It has so far been difficult to justify the use of electric light commercial vehicles in financial terms, thanks to a combination of high front-end prices, short range and a dearth of information about predicted residual values.
But the economic pendulum could be about to swing in favour of ‘zero emission’ vans with the launch of the Renault Kangoo ZE this month. Not only has Renault priced the van at well under half the cost of its nearest rivals, but the firm has launched a new business strategy which, it believes, cannot fail to persuade the UK’s van fleet operators that electric vehicles are at least worth trying.
With ‘fuel’ costing two to three pence per mile, lower maintenance charges, zero VED taxation and an exemption from the London congestion charge, Renault reckons that after 9,000 miles per year this van will be cheaper to run than a diesel equivalent.
Renault decided in 2009 that it wanted to be the world leader in electric vehicles and launched a strategy aiming to make it the first choice for EVs in the same way that Toyota has done with hybrid technology through Prius.
At the forefront of this strategy is a unique pricing structure. Whereas most electric vans are sold outright and the new Mercedes-Benz Vito electric is for leasing only, Renault is selling the Kangoo ZE as an outright purchase but is renting the batteries – a move that cuts out any worries about their longevity and the cost of replacements.
The company reckons batteries will last about eight years before they need replacing but under its scheme they will be changed for free when they lose 25% of their efficiency.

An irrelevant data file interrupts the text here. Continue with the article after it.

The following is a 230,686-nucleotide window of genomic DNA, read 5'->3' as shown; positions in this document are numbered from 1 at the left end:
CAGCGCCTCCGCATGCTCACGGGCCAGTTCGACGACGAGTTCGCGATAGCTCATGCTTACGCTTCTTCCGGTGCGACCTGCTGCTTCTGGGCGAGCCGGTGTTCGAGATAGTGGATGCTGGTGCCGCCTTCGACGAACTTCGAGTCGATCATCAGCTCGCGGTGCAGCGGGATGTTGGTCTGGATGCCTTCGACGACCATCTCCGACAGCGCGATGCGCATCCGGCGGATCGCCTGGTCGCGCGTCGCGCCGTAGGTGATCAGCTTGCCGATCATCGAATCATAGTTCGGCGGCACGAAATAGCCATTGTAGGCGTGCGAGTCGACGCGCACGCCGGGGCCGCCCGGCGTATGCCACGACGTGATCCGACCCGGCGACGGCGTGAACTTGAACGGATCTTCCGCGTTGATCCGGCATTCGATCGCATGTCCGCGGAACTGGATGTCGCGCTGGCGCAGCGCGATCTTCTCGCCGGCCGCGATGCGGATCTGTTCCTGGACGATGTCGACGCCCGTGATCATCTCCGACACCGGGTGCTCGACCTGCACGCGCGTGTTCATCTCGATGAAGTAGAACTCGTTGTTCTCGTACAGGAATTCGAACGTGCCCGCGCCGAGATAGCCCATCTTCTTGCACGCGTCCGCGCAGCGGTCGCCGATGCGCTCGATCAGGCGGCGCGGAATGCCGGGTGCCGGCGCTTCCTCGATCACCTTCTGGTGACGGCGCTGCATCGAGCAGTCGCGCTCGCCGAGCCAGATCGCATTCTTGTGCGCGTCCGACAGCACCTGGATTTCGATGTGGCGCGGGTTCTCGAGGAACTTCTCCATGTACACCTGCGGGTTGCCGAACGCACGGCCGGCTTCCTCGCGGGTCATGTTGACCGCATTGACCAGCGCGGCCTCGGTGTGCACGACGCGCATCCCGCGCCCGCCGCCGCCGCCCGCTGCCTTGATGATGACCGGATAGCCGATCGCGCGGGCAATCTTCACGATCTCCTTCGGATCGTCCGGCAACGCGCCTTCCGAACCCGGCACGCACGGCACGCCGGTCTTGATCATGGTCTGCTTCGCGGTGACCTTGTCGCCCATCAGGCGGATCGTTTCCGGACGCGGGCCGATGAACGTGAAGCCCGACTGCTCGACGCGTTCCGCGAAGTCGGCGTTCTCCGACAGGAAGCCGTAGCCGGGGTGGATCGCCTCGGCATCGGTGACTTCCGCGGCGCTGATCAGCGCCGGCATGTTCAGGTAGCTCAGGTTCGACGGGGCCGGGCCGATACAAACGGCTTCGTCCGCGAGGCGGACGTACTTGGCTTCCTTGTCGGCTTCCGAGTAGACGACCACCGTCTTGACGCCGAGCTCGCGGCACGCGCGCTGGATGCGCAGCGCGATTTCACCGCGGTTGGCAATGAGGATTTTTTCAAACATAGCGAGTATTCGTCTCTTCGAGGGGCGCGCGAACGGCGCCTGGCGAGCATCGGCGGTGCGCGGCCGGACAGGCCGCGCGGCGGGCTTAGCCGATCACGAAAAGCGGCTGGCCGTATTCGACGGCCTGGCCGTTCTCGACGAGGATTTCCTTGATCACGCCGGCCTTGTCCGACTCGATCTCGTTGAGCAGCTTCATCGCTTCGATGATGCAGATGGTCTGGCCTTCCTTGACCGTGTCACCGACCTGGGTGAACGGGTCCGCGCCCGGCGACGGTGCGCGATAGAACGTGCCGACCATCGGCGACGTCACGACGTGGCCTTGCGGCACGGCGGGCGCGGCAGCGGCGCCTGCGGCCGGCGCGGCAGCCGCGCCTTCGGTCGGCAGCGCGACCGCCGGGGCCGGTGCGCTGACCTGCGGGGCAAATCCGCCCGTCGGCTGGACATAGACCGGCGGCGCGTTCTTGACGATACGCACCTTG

Then there is the price, which is low compared to the opposition. Kangoo ZE ranges from £16,900 to £18,690 ex-VAT, plus around £85 per month for the batteries, depending on which mileage/time package is chosen. Rival electric vans of this size cost around £40,000.
There is further good news on the residual value front. Glass’s Guide gives Kangoo ZE a predicted residual value of 45.7% after three years/27,000 miles, compared to a CAP figure for the Transit Connect Electric of just 20% at three years/30,000 miles.
The rival van is sold complete with batteries and costs £39,995, so the huge RV variance reflects the difference that Renault’s battery leasing strategy has made.
Range is something Renault is powerless to affect at present. The Kangoo will, like its rivals, travel around 105 miles on a full charge. But Renault confidently predicts that this figure will double within five years as battery technology advances. And when it does, the new batteries will be designed to slot into older vans, avoiding the possibility that early models will become obsolete in a few years.
The lease package for the lithium ion batteries also includes a breakdown and recovery service so if a van runs out of power it will be towed to the nearest charging point free of charge.
And for fleets which occasionally need to travel more than 100 miles, Renault has included a special deal in which diesel vans can be rented at special rates from Avis and Europcar.
Renault is wary of predicting sales volumes as the market is a totally new one but Fabien Goulmy, Renault’s small LCV range director, predicts that within five years, 10% of cars and vans on UK roads will be electric.
He said: “We could produce 30,000 units in a year if necessary but at present we just don’t know how many we will sell.”
Practicality of a diesel Kangoo
Kangoo ZE will be offered in three formats – Kangoo, Kangoo Maxi and a Maxi five-seat window version.
On the outside there is little to tell the van from its diesel brothers, apart from a flap on the bonnet which hides the electric charging plug hole.
The electric motor produces the equivalent of 60bhp but, with torque of 167lb-ft, this van seems a lot more powerful than it really is.
The batteries are situated under the load floor, which means that cargo area isn’t affected, and payload is 650kg for both vehicles.